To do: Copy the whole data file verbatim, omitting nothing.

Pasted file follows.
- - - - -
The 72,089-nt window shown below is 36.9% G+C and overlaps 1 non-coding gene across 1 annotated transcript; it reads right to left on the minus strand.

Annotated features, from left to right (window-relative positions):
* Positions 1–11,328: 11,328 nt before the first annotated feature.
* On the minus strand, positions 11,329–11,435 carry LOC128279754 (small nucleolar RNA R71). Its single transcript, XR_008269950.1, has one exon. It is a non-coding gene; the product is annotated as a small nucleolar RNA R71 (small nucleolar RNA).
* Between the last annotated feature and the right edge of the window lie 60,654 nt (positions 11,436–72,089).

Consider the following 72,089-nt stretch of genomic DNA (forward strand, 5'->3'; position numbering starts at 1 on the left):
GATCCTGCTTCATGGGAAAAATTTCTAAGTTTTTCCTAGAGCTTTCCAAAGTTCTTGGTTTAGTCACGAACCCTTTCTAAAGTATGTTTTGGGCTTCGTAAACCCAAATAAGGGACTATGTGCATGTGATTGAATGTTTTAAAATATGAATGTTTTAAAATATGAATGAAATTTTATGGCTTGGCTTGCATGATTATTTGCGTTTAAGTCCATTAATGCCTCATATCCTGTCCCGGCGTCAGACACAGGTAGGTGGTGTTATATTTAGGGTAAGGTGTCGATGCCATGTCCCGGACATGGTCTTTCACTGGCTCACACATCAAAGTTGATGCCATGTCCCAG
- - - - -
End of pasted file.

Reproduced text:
The 72,089-nt window shown below is 36.9% G+C and overlaps 1 non-coding gene across 1 annotated transcript; it reads right to left on the minus strand.

Annotated features, from left to right (window-relative positions):
* Positions 1–11,328: 11,328 nt before the first annotated feature.
* On the minus strand, positions 11,329–11,435 carry LOC128279754 (small nucleolar RNA R71). Its single transcript, XR_008269950.1, has one exon. It is a non-coding gene; the product is annotated as a small nucleolar RNA R71 (small nucleolar RNA).
* Between the last annotated feature and the right edge of the window lie 60,654 nt (positions 11,436–72,089).

Consider the following 72,089-nt stretch of genomic DNA (forward strand, 5'->3'; position numbering starts at 1 on the left):
GATCCTGCTTCATGGGAAAAATTTCTAAGTTTTTCCTAGAGCTTTCCAAAGTTCTTGGTTTAGTCACGAACCCTTTCTAAAGTATGTTTTGGGCTTCGTAAACCCAAATAAGGGACTATGTGCATGTGATTGAATGTTTTAAAATATGAATGTTTTAAAATATGAATGAAATTTTATGGCTTGGCTTGCATGATTATTTGCGTTTAAGTCCATTAATGCCTCATATCCTGTCCCGGCGTCAGACACAGGTAGGTGGTGTTATATTTAGGGTAAGGTGTCGATGCCATGTCCCGGACATGGTCTTTCACTGGCTCACACATCAAAGTTGATGCCATGTCCCAG